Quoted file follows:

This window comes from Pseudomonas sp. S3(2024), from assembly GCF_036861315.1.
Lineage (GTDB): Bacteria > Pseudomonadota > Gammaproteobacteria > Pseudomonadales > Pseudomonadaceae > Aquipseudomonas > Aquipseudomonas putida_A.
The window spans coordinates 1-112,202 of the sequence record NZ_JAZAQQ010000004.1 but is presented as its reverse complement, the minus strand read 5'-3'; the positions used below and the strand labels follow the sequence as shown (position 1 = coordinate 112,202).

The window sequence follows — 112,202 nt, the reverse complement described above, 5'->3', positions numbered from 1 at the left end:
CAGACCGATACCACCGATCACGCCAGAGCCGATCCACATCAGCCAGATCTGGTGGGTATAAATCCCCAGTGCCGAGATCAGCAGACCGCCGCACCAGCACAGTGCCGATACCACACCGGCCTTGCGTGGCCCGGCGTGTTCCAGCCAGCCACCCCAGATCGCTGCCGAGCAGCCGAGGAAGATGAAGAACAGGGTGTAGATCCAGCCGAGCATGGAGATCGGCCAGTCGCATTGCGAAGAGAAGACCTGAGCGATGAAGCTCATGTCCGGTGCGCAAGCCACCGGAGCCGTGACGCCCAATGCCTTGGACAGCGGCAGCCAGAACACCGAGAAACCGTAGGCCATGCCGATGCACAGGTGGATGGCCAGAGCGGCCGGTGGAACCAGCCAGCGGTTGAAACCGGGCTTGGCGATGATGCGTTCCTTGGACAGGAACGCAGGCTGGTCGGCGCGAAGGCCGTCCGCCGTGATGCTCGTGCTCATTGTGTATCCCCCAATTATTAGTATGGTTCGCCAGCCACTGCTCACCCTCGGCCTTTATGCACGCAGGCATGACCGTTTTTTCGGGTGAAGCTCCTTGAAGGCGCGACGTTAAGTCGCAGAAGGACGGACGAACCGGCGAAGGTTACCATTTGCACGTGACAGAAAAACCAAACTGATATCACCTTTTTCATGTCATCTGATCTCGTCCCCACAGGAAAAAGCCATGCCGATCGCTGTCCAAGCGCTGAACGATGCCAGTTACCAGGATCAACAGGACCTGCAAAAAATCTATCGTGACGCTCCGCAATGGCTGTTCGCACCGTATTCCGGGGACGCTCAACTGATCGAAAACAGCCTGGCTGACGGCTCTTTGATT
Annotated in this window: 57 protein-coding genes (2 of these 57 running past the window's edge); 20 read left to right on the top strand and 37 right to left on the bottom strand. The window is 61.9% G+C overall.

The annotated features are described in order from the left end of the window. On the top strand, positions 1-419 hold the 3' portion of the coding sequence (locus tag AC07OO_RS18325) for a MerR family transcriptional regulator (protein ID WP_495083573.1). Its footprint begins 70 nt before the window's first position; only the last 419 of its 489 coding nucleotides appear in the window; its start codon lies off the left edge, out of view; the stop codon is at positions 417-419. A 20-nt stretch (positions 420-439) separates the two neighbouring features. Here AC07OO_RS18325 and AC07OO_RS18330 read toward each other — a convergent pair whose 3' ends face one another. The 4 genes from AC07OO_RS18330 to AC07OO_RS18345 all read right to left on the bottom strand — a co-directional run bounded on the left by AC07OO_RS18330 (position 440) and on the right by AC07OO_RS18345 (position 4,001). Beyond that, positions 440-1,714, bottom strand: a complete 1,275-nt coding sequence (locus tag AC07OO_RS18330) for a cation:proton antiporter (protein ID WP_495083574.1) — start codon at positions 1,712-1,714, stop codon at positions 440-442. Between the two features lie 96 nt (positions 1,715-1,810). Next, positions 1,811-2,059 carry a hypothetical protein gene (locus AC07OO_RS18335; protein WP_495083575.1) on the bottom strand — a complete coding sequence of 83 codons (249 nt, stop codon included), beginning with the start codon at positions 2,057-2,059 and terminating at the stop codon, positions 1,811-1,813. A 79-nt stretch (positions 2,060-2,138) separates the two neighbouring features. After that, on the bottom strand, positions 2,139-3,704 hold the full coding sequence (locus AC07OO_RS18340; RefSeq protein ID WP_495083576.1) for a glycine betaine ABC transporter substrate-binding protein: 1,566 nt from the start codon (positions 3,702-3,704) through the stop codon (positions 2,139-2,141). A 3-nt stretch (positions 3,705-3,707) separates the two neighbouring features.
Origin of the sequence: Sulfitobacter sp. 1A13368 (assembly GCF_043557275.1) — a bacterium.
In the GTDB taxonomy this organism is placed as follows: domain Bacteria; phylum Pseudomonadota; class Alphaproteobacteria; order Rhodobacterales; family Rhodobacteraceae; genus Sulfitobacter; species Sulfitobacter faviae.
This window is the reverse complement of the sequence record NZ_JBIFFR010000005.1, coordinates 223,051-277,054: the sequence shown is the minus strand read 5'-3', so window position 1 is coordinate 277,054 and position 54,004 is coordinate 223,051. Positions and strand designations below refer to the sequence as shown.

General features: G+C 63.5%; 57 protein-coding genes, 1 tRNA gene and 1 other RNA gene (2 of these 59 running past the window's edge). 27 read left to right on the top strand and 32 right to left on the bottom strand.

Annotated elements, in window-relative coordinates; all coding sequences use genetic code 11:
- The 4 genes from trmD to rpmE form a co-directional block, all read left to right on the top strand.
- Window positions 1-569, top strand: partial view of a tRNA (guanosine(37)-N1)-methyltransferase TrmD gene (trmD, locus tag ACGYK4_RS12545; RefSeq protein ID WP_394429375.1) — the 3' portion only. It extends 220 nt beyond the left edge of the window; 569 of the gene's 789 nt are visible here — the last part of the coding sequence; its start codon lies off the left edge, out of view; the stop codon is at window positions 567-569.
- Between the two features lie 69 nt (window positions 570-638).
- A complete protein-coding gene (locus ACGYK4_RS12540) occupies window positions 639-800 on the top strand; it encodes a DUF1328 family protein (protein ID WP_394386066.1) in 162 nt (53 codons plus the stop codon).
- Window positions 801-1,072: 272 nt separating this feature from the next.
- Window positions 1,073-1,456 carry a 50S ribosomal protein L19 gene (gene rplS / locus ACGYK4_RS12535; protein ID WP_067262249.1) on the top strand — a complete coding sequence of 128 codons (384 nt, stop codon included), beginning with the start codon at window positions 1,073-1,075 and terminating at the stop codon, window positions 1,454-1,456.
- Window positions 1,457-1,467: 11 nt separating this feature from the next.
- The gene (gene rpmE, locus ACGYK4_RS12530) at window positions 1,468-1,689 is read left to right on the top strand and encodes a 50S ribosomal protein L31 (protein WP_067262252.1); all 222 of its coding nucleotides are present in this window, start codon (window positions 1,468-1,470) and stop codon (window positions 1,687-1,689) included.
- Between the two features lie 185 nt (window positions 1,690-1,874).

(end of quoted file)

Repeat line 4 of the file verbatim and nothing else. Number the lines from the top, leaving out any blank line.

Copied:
The window sequence follows — 112,202 nt, the reverse complement described above, 5'->3', positions numbered from 1 at the left end: